Andrew left school wanting to be a glass blower, and went to work for the only glass business operating in Christchurch, NZ, at the time. They made decorative ornaments out of borosilicate glass aimed at the tourist and gift market. When that company closed down Andrew opened his own studio at the age of 19 and carried on making souvenir items, building the company up until he had a retail shop as well as a studio, and employed a team of staff. But this was exhausting and not very satisfying work, and Andrew wanted to do something that would give him more artistic satisfaction as well as more time with his family. In 2001 he went to the States and met Paul Stankard, attended a glass workshop, and came home inspired to make paperweights using the techniques and knowledge that Paul Stankard taught to him. Larry Selman became his agent, and the rest is history. If you visit Selman's website at http://www.selman.com/cgi-bin/htmlos.cgi/004090.2.4686473036311785792 you will find Andrew's latest paperweights, and the price is US$1800 - a very long way from glass kiwis for tourists!
Belgian Glass Factories
Inspired by a mystery bowl marked "Made in Belgium" I've been doing some research on Belgian glassworks recently. Apart from the famous Val St Lambert glassworks near Liege there is not a lot known about Belgian glass factories. There have been many small glassworks which owed their success and sometimes their very survival to orders from Val St Lambert. With work passing from one glassworks to another, molds and designs being shared, and very little in the way of documents from many of the smaller glassworks, it is hard to identify which items were made at which glassworks. The exceptions were Val St Lambert who produced catalogues of their glass which are still readily available (for a price - try eBay) and who often marked their glass with either Val St Lambert or VSL; Scailmont in the town of Manage, who always marked their glass; and Boom Glass who produced catalogues and often marked their glass with labels.
At the moment Cathy Bannister and I are no nearer solving the mystery of our bowl. Cathy found it in Australia and you can see some pictures here - http://www.glass.co.nz/elfgreensmall.jpg and http://www.glass.co.nz/madeinbelgiummarksmall.jpg. It is a Bagley Glass design (from Yorkshire, UK) called "elf"; but we do not know whether Bagley commissioned this to be made in Belgium, or whether it is a copy, or even whether Bagley copied the design from a Belgian glassworks. If anybody can tell us any more about it, we'd be really grateful. You can write to me by replying to this email. Jay McLellan-Verhoeven, who runs a really informative website about Belgian glass, is also mystified. His website is well worth a visit - at http://www.hogelandshoeve.nl/index45.html and he continues with his research into which factories made which glass items.
Designer Searches Our Designer Searches have been updated recently with many more kinds of glass added. Take a look at http://www.glass-seek.com. I use them myself, and find them really helpful when I don't have much time and I want to check through the various types of glass that interest me.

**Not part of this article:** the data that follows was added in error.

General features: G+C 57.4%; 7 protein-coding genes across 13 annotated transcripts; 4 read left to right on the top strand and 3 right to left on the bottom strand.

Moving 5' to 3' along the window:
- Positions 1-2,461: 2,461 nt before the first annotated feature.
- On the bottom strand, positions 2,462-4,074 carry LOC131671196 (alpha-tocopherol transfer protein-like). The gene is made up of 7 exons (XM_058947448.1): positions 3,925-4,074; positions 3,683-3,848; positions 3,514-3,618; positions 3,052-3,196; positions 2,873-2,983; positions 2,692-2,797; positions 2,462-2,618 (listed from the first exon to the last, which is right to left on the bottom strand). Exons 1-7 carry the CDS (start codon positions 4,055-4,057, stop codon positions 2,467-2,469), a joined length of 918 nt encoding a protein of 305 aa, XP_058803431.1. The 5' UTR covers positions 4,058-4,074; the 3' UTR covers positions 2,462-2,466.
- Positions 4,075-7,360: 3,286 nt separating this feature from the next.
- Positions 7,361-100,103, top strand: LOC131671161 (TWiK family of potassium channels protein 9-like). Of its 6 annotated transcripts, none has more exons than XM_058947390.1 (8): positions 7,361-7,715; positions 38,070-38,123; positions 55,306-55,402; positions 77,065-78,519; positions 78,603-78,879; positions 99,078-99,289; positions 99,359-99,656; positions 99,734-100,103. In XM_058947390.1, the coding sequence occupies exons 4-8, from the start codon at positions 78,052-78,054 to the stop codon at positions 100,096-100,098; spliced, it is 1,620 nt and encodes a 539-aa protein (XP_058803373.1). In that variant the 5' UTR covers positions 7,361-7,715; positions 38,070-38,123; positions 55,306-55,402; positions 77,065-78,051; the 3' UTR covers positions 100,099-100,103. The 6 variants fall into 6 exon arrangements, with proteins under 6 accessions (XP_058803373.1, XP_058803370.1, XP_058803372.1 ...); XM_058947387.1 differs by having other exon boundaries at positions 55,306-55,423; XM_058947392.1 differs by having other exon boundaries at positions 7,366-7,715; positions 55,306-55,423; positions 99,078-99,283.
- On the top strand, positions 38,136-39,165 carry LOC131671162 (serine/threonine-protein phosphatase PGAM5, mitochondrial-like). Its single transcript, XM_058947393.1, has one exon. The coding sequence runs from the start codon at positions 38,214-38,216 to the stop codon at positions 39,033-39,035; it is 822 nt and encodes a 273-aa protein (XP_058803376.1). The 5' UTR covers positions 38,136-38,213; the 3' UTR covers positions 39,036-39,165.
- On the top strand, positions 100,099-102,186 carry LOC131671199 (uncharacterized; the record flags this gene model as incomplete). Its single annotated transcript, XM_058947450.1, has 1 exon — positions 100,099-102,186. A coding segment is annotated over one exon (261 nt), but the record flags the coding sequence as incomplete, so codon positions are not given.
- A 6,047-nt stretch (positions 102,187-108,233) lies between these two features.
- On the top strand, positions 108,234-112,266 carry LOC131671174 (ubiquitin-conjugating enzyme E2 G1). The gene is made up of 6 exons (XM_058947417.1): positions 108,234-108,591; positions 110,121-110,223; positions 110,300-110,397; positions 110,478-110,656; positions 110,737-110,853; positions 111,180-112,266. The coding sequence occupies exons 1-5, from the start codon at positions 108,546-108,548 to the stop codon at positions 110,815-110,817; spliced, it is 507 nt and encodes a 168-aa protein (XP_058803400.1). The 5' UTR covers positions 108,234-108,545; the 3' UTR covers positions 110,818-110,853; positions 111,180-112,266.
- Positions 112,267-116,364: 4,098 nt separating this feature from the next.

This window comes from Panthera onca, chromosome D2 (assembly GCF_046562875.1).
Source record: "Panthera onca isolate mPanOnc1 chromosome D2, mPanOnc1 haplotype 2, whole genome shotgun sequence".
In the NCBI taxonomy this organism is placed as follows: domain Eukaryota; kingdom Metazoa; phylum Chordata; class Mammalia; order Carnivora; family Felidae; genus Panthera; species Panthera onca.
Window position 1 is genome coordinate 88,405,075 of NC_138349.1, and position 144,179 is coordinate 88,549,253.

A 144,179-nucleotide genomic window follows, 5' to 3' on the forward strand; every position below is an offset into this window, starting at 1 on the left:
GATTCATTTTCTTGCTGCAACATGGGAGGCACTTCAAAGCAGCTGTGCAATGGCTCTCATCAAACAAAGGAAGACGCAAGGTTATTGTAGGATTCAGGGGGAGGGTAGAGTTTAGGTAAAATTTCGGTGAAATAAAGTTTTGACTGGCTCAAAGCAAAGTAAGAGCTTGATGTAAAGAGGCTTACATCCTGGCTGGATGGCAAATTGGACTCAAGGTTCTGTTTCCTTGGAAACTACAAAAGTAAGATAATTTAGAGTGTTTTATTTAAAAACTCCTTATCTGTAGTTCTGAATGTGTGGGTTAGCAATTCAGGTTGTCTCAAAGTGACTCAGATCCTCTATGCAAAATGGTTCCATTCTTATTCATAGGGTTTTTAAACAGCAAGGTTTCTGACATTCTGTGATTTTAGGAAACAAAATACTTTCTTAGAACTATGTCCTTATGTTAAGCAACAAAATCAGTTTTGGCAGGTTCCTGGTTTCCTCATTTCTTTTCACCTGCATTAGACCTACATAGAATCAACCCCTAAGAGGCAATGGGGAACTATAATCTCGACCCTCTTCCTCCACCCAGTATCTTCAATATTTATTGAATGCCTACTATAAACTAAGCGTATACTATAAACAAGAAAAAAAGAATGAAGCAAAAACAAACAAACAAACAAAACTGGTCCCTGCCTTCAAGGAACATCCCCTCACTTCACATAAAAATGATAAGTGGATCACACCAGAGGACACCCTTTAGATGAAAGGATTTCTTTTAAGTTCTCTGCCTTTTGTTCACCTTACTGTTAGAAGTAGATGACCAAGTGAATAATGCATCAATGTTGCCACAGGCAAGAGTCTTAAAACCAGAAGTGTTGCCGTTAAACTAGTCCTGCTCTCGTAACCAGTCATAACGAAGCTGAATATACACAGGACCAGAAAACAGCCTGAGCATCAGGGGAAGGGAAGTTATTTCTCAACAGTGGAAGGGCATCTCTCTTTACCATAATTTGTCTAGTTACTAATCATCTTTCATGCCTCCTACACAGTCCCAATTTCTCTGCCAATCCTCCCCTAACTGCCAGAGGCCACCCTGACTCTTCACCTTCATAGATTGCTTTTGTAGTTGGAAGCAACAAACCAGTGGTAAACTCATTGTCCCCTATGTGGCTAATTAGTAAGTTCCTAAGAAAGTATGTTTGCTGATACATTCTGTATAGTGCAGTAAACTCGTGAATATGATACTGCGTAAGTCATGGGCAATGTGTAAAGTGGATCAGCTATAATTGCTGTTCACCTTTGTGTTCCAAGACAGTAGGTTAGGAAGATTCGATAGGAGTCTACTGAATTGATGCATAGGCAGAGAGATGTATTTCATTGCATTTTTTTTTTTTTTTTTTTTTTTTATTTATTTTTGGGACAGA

Our GLASS on eBay
If you want to see a quick overview, you'll find our auctions at http://www.myglassauction.com
I haven't been selling glass on eBay for some time now. The main reason was the New Zealand dollar, which has been so high that exporting just wasn't profitable. However, I will go into my studio and find some nice items to put up for sale and I hope you like them
I am still working on my CD about Scottish Glass, and you will receive a copy of this CD with any of the Scottish items we are selling on eBay, as a gift from me.
Caithness Glass - Colin Terris
- SPINDRIFT paperweight designed by Colin Terris and released in 1978, is number 2134 of a limited edition of 3000. This is a very early Caithness weight - a similar design called Spindrift '99 was released 21 years later in a limited edition of 1000. This one is a beautiful shade of blue, is in perfect condition and comes with a Caithness Glass velvet bag and box. It measures 3.2" across and 2.8" high. On the base is written in script 2134/3000 and underneath that etched Caithness SPINDRIFT Scotland. It was valued by Colin Terris in 2004 at US$135 (in his book Caithness Paperweights, page 21) but I believe their value may have increased quite a bit since then. It is now on eBay at #Z170270302936
John Deacons - a delightful millefiori cartwheel design paperweight, with signature cane in centre and label on the base which reads "Hand made in Scotland by John Deacons". It is in perfect condition and measures 2¾" across and 2" high, has a cobalt blue base cushion with five alternating circles of wedgwood blue and pink millefiori canes surrounding the central signature cane. Each circle has a different design of cane from the others, and they are interspersed with nine red, white and blue twists of glass to form a cartwheel effect. Currently on eBay with no reserve at
Wedgwood Glass - delightful purple "Cromer" candlestick in one of the most unusual shapes designed by Ronald Stennett-Willson and produced in the 1980s. The bowl measures 3.4" across and was designed to hold a round candle; the piece stands 5.8" tall. It has a label which reads "Wedgwood England" and is on eBay at